Soybean yields dropped so low on Carl Miller's corn and soybean farm near Cedarburg, WI, in 2003 due to soybean cyst nematode (SCN) that he almost gave up planting soybeans entirely. After Miller planted a Latham CystX soybean variety in 2004, however, his confidence in raising beans was restored.
That year, CystX soybeans out-yielded other varieties that Miller and his son, Stan, had planted with traditional SCN resistance by nearly two to one. As a result, they decided to plant almost 100% of their soybean acreage to CystX varieties in 2005, and are glad they did.
“Because it was a dry summer this year, I was only expecting about 35 bu. beans, but the CystX varieties yielded close to 50 bu./acre,” says Miller. “In some spots CystX yielded 65-70 bu./acre. They were the most beautiful beans I've seen in years.”
The Millers planted three CystX varieties in 2005, ranging from 1.7 to 2.6 maturities, and each one yielded well. “We are 100% no-till, and we plant in 30 in. rows, but the CystX varieties were so healthy they looked as if they'd been planted with a drill,” says Miller. “We have a lot of marginal, rocky land, but at the end of August we could see that there wasn't a bit of shrink. They showed no sign of cyst nematode.”
Dry years tend to magnify problems with SCN, not reduce them, points out Jamal Faghihi, a Purdue University Extension nematologist who helped develop the CystX technology. Thus, the dry weather in many parts of the Midwest this year underscored both the need for SCN control and the ability that CystX soybean varieties have to overcome this troublesome pest.
Whenever soybeans are under stress, any problems with SCN become magnified, says Faghihi. “In a dry year, cyst symptoms show more, particularly on sandier soils,” he adds. “It was a dry year for many parts of the Midwest, but as far as I know, most of the CystX really did well.”
CystX soybean varieties did do well in 2005, confirms John Gerard, president of Access Plant Technology, which licenses CystX technology to seed companies. “This year, we are starting to see some excellent results in a lot of different maturity groups,” he says. “What we'd been missing is high-yielding CystX varieties in the 1.5 to 1.9 maturity range with iron deficiency chlorosis (IDC) tolerance, which is a major problem in Minnesota. Now it looks like we have them.”
There are currently 68 seed companies, including Garst, Syngenta and Golden Harvest, with CystX in their product lines, says Gerard. There will likely be more to come at the end of this year, which could include some Monsanto varieties, he adds.
Gerard says the first soybean varieties with the CystX trait became commercially available in 2003, but as CystX is incorporated into more and more germplasm, farmers will have more choices, and yields should increase. “This year,” he says, “we've heard a lot of reports of 80 bu./acre CystX soybean varieties.”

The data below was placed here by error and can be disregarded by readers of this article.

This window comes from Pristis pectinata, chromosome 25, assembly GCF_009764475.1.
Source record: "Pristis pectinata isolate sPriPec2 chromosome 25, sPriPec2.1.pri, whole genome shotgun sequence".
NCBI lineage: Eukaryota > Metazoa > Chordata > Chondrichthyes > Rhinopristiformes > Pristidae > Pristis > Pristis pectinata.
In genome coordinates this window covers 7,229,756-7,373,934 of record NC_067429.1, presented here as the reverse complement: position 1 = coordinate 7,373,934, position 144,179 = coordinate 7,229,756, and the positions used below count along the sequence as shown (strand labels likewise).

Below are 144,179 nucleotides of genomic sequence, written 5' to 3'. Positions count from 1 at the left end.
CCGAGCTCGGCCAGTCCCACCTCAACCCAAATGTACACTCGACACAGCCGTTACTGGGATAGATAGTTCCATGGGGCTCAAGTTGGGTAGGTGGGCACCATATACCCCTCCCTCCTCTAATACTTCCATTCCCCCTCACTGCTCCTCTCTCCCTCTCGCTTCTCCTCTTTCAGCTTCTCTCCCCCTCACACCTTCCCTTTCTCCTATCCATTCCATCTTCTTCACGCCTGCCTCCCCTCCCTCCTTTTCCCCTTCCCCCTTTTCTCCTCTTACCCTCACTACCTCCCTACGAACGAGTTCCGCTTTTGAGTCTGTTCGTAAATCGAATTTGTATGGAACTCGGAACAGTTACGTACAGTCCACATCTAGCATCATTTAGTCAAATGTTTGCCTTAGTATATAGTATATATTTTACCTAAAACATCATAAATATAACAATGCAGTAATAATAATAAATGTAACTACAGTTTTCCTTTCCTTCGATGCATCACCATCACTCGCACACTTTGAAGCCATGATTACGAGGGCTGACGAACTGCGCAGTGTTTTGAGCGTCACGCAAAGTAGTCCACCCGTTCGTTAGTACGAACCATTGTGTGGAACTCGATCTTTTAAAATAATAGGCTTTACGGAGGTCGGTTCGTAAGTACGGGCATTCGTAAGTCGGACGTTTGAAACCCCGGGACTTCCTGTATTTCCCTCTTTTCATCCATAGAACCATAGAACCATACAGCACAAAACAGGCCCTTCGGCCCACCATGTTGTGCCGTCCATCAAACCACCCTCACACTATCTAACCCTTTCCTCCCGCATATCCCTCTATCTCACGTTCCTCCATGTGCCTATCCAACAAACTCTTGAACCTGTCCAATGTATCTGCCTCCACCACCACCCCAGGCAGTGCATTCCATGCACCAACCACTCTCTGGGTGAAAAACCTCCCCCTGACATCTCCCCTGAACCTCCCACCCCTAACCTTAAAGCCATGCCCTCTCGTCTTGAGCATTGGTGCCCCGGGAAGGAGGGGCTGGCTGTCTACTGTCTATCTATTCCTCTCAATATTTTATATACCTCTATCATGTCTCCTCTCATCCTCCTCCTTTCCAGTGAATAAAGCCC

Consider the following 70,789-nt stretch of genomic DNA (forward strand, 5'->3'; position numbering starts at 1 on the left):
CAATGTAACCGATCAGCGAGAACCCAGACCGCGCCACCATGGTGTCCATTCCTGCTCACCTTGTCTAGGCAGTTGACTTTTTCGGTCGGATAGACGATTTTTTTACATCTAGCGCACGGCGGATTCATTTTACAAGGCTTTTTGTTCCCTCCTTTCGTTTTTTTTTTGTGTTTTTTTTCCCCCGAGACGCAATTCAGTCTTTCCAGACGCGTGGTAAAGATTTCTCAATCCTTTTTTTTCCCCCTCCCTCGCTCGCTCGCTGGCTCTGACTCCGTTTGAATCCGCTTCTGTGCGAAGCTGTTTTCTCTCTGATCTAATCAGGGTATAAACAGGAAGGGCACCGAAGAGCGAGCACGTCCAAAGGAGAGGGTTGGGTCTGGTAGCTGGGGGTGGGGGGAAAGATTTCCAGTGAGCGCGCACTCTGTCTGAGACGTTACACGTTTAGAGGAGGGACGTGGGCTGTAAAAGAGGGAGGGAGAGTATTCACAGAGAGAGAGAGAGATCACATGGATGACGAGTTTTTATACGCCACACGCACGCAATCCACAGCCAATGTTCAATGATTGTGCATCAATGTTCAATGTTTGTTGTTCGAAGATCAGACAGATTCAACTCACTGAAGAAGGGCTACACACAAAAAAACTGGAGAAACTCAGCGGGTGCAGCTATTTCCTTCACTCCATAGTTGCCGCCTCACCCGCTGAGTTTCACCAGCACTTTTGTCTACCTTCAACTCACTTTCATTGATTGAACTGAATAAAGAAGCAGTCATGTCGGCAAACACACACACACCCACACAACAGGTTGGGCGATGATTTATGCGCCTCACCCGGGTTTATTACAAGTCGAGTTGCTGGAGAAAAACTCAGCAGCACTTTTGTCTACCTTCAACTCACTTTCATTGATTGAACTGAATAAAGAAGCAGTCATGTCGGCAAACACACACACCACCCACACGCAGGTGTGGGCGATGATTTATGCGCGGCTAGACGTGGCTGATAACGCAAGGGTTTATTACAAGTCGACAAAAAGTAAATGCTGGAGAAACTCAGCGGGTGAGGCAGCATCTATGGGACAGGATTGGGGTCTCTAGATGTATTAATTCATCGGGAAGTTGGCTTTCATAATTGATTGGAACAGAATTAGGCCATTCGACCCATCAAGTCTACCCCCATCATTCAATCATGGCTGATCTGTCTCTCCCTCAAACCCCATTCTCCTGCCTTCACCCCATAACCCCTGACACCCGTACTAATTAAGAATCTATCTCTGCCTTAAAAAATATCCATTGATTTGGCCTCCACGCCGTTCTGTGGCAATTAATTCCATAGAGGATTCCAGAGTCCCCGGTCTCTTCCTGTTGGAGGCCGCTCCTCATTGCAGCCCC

There are 16 companies currently developing CystX varieties, adds Gerard. “Some will yield better than others, and some will yield better in different growing environments,” he says. “It's up to the farmer to sort out the genetics and decide what will work best on which farm.”
Gerard also emphasizes that CystX is not a variety — it's a trait. “The trait is what's important,” he says. “It's the trait that has been incorporated into all different varieties and genetics.”
Yet a CystX trait doesn't necessarily guarantee top yields. “We haven't yet seen CystX varieties perform consistently as the top-yielding varieties, but they have always been comparable in yield to traditional resistant varieties,” says Greg Tylka, Iowa State University Extension nematologist. “Sometimes they are among the top yielding varieties and sometimes they are not. Not all CystX varieties yield the same.”
A 20-acre test plot in strip trials near Radcliffe, IA, in 2004 is a case in point. Dennis Friest and his son, Brent, compared a 2.6 maturity Latham CystX variety to a susceptible 2.6 maturity Latham variety through the Iowa Soybean Association On-Farm Network. The field had been in corn for three years, and as a result the nematode egg counts had dropped from 20,000 eggs/100 cc of soil in 2002 to 7,300 eggs/100 cc of soil before planting the test plot in 2004.
Although Friest says he had some good yields with a small trial of CystX in 2003, his experience with CystX in 2004 proved disappointing. “The CystX plant was healthier, but the yields were not as good,” he explains. “The nematode-susceptible soybeans averaged about 3 bu./acre more than the resistant soybeans over the entire test plot that year.”
As a result, Friest says he decided against planting CystX varieties in 2005. Still, he adds that they may consider growing the CystX trait again on some soils that don't naturally drain well and are extremely high in pH.